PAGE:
Nearly all millennials, the largest generation in U.S. history, expect to be homeowners, according to a new report from the Urban Land Institute based on a national survey of 1,270 members of the group conducted in November.
The group includes U.S. residents ages 19 to 36 and totals nearly 79 million. They’re just beginning to come into their own, and their take on homeownership and renting will have big effects on the future of real estate.
Of the 74 percent of millennials who currently do not own homes, more than two-thirds (70 percent) said they expect to by 2020. Most said they expected to use savings for their down payment.
But, as a whole, millennials’ homeownership outlook is not all that rosy, with less than half saying they feel that homeownership is a good investment. The study’s authors suggest that this demographic group may be gun-shy on this aspect of homeownership because of the recent significant housing collapse.
Not surprisingly, a big chunk of millennials (half) are renters, paying a median monthly rent of $925.
Of those who rent, a relatively large percentage (38 percent) live in single-family homes, which the authors attribute to the large number of homes snapped up by investors and turned into rentals in the wake of the housing crash.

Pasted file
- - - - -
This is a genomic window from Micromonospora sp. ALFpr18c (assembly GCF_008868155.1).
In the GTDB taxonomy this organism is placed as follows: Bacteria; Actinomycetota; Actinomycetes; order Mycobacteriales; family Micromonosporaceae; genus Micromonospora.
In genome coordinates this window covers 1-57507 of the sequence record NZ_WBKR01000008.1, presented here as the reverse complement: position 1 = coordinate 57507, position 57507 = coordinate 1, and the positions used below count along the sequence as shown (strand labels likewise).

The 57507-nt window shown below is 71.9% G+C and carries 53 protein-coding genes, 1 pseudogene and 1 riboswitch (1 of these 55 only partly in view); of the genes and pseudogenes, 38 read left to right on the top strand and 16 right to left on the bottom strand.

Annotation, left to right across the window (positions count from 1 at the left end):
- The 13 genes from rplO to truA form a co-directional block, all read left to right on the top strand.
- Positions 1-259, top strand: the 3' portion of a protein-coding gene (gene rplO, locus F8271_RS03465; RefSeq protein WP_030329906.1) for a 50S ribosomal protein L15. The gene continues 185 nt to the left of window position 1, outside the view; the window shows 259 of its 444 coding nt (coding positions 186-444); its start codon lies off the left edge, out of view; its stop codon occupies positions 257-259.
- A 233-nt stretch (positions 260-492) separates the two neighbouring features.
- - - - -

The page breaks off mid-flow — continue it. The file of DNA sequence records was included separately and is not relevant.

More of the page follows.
Contrary to what some may believe, millennials are not an urban-dwelling group, according to the report. Only 13 percent live in or near downtowns, while 63 percent live in other city neighborhoods or in the suburbs.
However, the generation does have a strong preference for traits often found in urban settings like a high degree of walkability, diverse transportation options, and easy to access to shopping and places to “hang out,” noted Leanne Lachman, president of real estate consulting firm Lachman Associates LLC and one of the co-writers of the report.
Millennials’ “desire for an urban lifestyle suggests that the current trend of urbanizing suburbs will present lucrative opportunities for the development community for decades to come,” Lachman said.
“This is a generation that places a high value on work-life balance and flexibility,” Lachman added. “They will switch housing and jobs as frequently as necessary to improve their quality of life.”
Other notable stats from the survey:
Twenty-one percent currently live at home, and of those, 42 percent moved back home after living independently. Only 10 percent of those now living at home expect to still be there in five years.
45 percent of millennials moved at least twice in the past three years, which reflects the high mobility of the generation.
Among the millennials who rent apartments, two-thirds live in low-rise garden-style units that tend to offer fewer amenities but are more affordable than high-rise, amenity-rich developments.
Of those who own, 46 percent said they bought because they believe that owning is a good long-term investment; 41 percent said it offers stability; and 40 percent said they wanted more privacy and space.
Sixty-two percent of those who own are very satisfied with homeownership in general, and 64 percent listed the stability and safety of their neighborhood as the most positive feature of their location.